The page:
Taliban says healthcare should be denied to female patients who do not observe hijab

Since regaining power in August, the Taliban has gradually resurrected its discriminatory policies, enforcing strict segregation in universities, government offices, and on public transportation, RFE/RL reported.

Rights groups have accused the Taliban of imposing gender apartheid in Afghanistan, with fears that girls and women will be excluded from public life.

The Taliban has dramatically rolled back women’s rights in recent months, including closing most girls’ secondary schools and banning women from most forms of employment. Women who have demonstrated for greater rights have been arrested and, in some cases, disappeared.

The Taliban’s Ministry for the Promotion of Virtue and Prevention of Vice earlier this month sent a letter to the Health Ministry ordering it to segregate male and female employees, RFE/RL reported.

“The offices for men and women should be separate,” said the letter.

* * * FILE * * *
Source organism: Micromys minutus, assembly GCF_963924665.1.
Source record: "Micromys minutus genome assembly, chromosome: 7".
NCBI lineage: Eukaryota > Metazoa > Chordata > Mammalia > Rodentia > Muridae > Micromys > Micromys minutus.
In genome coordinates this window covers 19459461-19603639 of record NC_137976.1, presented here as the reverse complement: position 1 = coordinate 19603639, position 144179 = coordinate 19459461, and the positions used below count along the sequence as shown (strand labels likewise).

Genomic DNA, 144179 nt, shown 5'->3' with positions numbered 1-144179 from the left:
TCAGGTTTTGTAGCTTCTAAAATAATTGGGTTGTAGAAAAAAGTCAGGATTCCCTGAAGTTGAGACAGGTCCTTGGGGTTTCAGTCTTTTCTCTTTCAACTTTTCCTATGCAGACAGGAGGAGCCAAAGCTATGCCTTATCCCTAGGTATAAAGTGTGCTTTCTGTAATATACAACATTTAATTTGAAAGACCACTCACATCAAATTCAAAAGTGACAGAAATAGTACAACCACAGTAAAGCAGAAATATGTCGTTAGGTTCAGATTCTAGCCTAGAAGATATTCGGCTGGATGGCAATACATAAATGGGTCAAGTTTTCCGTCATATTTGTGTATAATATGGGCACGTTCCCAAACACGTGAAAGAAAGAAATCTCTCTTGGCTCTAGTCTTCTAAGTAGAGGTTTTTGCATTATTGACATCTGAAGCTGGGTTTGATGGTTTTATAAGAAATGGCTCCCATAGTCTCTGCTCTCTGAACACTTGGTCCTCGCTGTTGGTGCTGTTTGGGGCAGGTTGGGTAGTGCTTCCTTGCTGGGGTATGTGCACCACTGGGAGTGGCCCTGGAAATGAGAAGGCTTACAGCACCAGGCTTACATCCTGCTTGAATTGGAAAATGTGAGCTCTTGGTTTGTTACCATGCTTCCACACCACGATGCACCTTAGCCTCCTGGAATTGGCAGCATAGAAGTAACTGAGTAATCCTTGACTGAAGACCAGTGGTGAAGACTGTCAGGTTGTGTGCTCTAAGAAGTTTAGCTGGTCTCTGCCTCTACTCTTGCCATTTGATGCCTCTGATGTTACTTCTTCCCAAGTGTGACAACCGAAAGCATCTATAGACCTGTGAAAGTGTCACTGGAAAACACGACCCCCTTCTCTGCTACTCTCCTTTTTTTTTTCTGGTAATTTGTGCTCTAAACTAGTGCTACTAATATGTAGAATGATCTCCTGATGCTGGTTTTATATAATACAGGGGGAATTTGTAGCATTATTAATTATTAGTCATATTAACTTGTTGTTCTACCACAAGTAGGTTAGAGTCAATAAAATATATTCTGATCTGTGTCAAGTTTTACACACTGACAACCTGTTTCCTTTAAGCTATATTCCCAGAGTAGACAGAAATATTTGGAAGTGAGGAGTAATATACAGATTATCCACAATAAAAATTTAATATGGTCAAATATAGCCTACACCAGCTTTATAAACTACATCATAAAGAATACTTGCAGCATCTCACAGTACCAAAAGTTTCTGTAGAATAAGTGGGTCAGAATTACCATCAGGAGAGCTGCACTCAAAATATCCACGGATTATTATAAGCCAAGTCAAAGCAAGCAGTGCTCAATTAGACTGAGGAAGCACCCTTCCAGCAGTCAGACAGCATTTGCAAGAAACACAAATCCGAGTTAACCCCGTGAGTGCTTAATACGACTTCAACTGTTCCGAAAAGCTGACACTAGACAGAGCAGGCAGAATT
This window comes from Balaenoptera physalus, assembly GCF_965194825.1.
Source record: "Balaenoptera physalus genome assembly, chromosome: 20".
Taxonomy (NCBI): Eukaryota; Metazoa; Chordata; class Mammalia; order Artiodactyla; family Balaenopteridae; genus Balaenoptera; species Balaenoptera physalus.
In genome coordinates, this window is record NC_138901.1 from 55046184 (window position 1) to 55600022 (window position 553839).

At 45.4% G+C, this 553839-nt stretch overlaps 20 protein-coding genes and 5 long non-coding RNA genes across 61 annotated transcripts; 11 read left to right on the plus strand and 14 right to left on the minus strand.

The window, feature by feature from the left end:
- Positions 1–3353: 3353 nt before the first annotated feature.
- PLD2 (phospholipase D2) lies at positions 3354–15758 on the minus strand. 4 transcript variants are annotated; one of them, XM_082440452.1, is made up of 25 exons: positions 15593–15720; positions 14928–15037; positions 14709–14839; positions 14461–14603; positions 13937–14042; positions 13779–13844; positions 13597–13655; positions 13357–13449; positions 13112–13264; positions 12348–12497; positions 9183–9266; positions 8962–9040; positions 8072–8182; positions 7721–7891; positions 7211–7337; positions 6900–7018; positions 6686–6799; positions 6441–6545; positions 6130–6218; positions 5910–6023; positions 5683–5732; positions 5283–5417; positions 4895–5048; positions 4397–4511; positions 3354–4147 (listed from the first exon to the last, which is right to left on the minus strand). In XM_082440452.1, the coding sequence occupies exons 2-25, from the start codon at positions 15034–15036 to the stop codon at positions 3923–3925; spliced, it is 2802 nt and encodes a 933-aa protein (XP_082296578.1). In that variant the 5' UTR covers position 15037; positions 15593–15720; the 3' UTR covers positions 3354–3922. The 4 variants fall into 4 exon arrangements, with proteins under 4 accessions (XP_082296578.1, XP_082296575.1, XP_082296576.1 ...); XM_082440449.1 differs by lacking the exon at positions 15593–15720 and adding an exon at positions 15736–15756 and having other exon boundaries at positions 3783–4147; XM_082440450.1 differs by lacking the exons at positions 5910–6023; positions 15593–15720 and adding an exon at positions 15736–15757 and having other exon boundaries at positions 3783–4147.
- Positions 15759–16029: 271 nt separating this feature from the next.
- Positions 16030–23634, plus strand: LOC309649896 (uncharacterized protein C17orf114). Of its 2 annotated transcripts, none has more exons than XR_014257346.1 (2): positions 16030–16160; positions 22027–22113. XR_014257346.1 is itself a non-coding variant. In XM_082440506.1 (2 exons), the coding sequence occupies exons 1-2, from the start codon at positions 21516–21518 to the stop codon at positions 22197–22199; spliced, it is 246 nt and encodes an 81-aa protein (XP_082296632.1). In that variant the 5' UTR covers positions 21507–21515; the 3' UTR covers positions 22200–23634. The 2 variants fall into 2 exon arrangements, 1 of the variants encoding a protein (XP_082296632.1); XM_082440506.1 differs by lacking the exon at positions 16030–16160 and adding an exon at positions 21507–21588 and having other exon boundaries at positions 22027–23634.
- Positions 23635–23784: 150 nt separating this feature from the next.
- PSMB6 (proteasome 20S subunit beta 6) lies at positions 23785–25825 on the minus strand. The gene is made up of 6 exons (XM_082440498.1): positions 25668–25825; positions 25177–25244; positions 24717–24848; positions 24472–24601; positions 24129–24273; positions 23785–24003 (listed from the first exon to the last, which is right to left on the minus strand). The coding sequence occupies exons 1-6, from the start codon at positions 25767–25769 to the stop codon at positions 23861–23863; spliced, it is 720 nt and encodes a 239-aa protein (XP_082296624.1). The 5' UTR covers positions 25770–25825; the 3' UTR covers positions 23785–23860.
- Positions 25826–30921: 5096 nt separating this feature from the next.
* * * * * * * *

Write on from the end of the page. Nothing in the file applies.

The ministry, which is the enforcer of the Taliban’s radical interpretation of Islamic law, also warned that health care should be denied to female patients who do not observe the Islamic hijab.

The Taliban initially ordered women not to return to work. But it later called female health workers back to clinics and hospitals, although many were too scared to resume their work.

Rights groups say gender segregation has created barriers to women and girls accessing health care. At many facilities, patients are only treated by a health professional of the same sex, RFE/RL reported.




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